The concept of virtual events: application to the attenuation of internal multiples
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Modern seismic imaging tools for oil and gas exploration and production (E&P) assume that seismic data contain responses only of waves that bounce (e.g., reflect, diffract) only once at each interface in the subsurface. This type of response is called a primary. Unfortunately, actual seismic data also contain responses of waves that bounce at several interfaces in the subsurface. This type of response is called a multiple. In general, multiples in seismic data fall into two categories: (1) events that bounce at least once at the free surface in addition to any other bounce in the sub- surface and (2) events that do not bounce at the free surface but instead inside the subsurface, at two or more interfaces. The first category has the greater amount of energy; therefore most of the research and development efforts in E&P have so far focused on attenuating this category of multiples accurately. At present, more knowledge of the subsurface is expected from seismic imaging. To avoid any misinterpretation of these details, there is a growing need in the E&P industry to also attenuate the second category of multiples, known as internal multiples. In this work I describe a new method of attenuation of internal multiples. The method consists of predicting the internal multiples and then subtracting them from the data. The prediction of internal multiples from seismic data is made possible by the discovery of a new type of seismic scattering event known as a virtual event. Seismic virtual events constitute a calculational device, which is becoming an important part of seismic data processing. Virtual events combine forward and back- ward wave propagation in such a way that their convolution with real events allows us to predict internal multiples. In addition to showing how virtual events can be constructed from real seismic events, I also show that virtual events obey physical laws, despite their counterintuitive wavepath. I have illustrated the findings in this thesis with synthetic examples. In particu- lar, I have shown the effectiveness of my internal-multiple-attenuation method for a 1D data set, which includes several primaries and internal multiple interferences.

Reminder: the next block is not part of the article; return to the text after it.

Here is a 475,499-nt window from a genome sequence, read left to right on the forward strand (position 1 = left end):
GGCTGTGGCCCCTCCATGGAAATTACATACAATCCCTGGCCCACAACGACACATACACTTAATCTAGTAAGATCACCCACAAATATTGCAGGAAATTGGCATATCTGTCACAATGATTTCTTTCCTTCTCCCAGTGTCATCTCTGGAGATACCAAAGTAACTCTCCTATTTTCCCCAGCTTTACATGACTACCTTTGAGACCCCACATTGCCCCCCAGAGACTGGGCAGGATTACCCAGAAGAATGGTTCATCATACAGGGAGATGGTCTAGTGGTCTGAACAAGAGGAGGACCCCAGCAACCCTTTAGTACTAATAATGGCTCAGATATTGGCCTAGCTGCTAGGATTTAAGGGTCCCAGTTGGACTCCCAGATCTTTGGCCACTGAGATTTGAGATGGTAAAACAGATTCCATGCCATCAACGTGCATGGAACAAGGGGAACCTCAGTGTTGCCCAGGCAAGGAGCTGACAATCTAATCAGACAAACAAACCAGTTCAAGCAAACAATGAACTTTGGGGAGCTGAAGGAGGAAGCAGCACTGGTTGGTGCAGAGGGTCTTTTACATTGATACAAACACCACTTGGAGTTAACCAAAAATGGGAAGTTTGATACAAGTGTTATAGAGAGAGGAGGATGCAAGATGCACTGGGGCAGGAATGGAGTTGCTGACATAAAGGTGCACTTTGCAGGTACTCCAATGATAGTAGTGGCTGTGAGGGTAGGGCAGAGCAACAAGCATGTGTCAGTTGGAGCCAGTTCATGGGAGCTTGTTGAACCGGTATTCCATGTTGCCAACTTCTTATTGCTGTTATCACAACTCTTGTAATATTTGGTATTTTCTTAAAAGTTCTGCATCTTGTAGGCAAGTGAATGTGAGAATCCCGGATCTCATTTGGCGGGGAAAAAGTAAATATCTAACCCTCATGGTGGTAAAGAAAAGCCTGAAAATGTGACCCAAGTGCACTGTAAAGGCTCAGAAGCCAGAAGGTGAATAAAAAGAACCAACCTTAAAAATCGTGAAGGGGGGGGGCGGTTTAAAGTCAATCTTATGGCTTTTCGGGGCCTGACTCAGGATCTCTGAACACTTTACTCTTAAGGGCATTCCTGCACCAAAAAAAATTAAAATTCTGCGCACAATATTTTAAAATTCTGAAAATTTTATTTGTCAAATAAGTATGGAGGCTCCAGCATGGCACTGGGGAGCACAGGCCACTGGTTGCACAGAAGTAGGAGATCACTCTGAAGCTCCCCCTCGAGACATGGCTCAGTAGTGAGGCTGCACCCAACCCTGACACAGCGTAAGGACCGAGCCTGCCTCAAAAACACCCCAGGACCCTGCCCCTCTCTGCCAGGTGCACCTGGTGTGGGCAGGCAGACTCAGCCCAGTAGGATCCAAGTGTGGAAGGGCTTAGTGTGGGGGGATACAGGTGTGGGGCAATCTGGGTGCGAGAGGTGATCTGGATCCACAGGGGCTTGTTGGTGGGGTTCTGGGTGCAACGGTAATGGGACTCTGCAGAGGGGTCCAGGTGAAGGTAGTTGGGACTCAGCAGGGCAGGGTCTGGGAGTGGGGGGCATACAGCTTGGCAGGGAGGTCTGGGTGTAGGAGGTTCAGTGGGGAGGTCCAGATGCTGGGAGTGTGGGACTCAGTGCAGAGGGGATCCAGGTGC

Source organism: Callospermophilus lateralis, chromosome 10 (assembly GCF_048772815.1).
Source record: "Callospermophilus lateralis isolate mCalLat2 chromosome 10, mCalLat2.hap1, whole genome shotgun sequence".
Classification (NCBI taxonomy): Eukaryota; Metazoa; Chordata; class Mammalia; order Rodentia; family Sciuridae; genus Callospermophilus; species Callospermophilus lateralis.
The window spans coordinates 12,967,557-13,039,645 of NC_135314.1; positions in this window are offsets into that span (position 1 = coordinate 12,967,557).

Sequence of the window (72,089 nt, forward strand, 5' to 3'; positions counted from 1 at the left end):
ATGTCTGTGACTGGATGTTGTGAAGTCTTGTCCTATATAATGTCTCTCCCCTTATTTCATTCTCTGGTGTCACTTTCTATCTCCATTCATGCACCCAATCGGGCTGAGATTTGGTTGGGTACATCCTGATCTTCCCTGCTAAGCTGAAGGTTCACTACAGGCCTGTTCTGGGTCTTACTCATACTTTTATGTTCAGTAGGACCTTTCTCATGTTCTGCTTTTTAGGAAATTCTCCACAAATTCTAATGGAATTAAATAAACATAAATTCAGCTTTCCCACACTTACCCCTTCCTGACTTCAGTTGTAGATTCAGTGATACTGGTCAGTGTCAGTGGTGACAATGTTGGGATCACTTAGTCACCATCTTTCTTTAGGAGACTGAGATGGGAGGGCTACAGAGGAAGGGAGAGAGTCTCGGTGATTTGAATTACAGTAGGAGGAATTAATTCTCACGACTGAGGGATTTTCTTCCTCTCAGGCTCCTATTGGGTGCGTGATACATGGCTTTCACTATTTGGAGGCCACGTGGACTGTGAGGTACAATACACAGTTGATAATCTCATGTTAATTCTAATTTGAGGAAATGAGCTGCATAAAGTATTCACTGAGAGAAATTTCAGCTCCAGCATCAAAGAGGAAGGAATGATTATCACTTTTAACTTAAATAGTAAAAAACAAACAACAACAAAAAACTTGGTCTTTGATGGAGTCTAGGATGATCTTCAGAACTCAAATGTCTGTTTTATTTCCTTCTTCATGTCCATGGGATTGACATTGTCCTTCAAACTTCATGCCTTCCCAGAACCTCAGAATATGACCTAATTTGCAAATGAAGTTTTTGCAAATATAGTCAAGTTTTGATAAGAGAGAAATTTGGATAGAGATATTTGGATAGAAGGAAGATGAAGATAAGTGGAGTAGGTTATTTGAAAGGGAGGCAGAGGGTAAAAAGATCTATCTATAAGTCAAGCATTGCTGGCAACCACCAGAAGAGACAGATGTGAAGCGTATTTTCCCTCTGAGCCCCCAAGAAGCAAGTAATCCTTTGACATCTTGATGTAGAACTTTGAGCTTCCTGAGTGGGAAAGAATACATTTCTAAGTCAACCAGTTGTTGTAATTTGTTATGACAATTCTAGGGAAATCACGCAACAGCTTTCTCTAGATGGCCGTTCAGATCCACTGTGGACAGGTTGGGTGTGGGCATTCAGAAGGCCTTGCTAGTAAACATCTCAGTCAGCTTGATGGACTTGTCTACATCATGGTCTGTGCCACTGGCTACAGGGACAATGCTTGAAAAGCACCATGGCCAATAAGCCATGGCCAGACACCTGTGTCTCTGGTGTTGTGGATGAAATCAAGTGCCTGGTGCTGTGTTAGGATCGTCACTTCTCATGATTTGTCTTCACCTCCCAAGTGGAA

Erez, Ilana (2006). The concept of virtual events: application to the attenuation of internal multiples. Master's thesis, Texas A&M University. Texas A&M University. Available electronically from